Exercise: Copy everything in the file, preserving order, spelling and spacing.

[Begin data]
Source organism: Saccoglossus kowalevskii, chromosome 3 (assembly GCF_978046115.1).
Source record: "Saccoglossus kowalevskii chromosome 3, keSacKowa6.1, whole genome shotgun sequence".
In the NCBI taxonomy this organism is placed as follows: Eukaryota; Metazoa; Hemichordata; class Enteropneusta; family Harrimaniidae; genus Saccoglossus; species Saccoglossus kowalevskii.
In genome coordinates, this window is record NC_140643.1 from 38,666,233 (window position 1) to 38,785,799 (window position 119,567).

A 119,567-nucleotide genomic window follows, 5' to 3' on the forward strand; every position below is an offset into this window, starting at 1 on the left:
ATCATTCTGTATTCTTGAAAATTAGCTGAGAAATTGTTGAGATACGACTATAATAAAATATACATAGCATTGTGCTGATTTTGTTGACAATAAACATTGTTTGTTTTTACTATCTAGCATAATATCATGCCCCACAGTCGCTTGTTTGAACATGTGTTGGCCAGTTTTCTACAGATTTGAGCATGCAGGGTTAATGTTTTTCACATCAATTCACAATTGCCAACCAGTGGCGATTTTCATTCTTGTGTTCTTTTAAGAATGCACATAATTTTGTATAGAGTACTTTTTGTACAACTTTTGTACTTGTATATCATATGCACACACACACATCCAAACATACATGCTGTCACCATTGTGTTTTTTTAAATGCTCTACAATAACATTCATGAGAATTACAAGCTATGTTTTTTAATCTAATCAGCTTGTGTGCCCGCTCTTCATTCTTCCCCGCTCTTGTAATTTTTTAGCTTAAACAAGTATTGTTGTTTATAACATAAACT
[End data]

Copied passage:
Source organism: Saccoglossus kowalevskii, chromosome 3 (assembly GCF_978046115.1).
Source record: "Saccoglossus kowalevskii chromosome 3, keSacKowa6.1, whole genome shotgun sequence".
In the NCBI taxonomy this organism is placed as follows: Eukaryota; Metazoa; Hemichordata; class Enteropneusta; family Harrimaniidae; genus Saccoglossus; species Saccoglossus kowalevskii.
In genome coordinates, this window is record NC_140643.1 from 38,666,233 (window position 1) to 38,785,799 (window position 119,567).

A 119,567-nucleotide genomic window follows, 5' to 3' on the forward strand; every position below is an offset into this window, starting at 1 on the left:
ATCATTCTGTATTCTTGAAAATTAGCTGAGAAATTGTTGAGATACGACTATAATAAAATATACATAGCATTGTGCTGATTTTGTTGACAATAAACATTGTTTGTTTTTACTATCTAGCATAATATCATGCCCCACAGTCGCTTGTTTGAACATGTGTTGGCCAGTTTTCTACAGATTTGAGCATGCAGGGTTAATGTTTTTCACATCAATTCACAATTGCCAACCAGTGGCGATTTTCATTCTTGTGTTCTTTTAAGAATGCACATAATTTTGTATAGAGTACTTTTTGTACAACTTTTGTACTTGTATATCATATGCACACACACACATCCAAACATACATGCTGTCACCATTGTGTTTTTTTAAATGCTCTACAATAACATTCATGAGAATTACAAGCTATGTTTTTTAATCTAATCAGCTTGTGTGCCCGCTCTTCATTCTTCCCCGCTCTTGTAATTTTTTAGCTTAAACAAGTATTGTTGTTTATAACATAAACT